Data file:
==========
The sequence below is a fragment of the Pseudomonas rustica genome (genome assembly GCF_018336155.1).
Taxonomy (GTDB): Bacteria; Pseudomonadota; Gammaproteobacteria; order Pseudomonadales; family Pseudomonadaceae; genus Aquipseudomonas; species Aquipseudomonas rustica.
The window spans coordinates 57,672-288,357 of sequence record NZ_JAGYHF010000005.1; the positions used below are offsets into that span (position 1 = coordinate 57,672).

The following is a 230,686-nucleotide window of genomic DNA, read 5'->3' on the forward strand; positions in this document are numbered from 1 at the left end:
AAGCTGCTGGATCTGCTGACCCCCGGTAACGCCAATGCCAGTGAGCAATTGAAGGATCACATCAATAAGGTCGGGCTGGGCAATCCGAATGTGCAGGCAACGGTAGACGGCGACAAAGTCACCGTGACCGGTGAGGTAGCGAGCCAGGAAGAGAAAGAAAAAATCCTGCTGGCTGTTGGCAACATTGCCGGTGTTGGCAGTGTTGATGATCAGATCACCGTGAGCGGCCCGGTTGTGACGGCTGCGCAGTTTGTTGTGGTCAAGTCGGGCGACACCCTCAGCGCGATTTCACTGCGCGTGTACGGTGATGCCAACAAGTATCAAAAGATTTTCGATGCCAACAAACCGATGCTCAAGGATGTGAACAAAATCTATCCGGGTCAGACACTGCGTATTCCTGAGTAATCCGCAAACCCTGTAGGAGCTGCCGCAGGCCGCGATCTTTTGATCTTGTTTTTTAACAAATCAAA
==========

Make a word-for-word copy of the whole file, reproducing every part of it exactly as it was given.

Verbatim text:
The sequence below is a fragment of the Pseudomonas rustica genome (genome assembly GCF_018336155.1).
Taxonomy (GTDB): Bacteria; Pseudomonadota; Gammaproteobacteria; order Pseudomonadales; family Pseudomonadaceae; genus Aquipseudomonas; species Aquipseudomonas rustica.
The window spans coordinates 57,672-288,357 of sequence record NZ_JAGYHF010000005.1; the positions used below are offsets into that span (position 1 = coordinate 57,672).

The following is a 230,686-nucleotide window of genomic DNA, read 5'->3' on the forward strand; positions in this document are numbered from 1 at the left end:
AAGCTGCTGGATCTGCTGACCCCCGGTAACGCCAATGCCAGTGAGCAATTGAAGGATCACATCAATAAGGTCGGGCTGGGCAATCCGAATGTGCAGGCAACGGTAGACGGCGACAAAGTCACCGTGACCGGTGAGGTAGCGAGCCAGGAAGAGAAAGAAAAAATCCTGCTGGCTGTTGGCAACATTGCCGGTGTTGGCAGTGTTGATGATCAGATCACCGTGAGCGGCCCGGTTGTGACGGCTGCGCAGTTTGTTGTGGTCAAGTCGGGCGACACCCTCAGCGCGATTTCACTGCGCGTGTACGGTGATGCCAACAAGTATCAAAAGATTTTCGATGCCAACAAACCGATGCTCAAGGATGTGAACAAAATCTATCCGGGTCAGACACTGCGTATTCCTGAGTAATCCGCAAACCCTGTAGGAGCTGCCGCAGGCCGCGATCTTTTGATCTTGTTTTTTAACAAATCAAA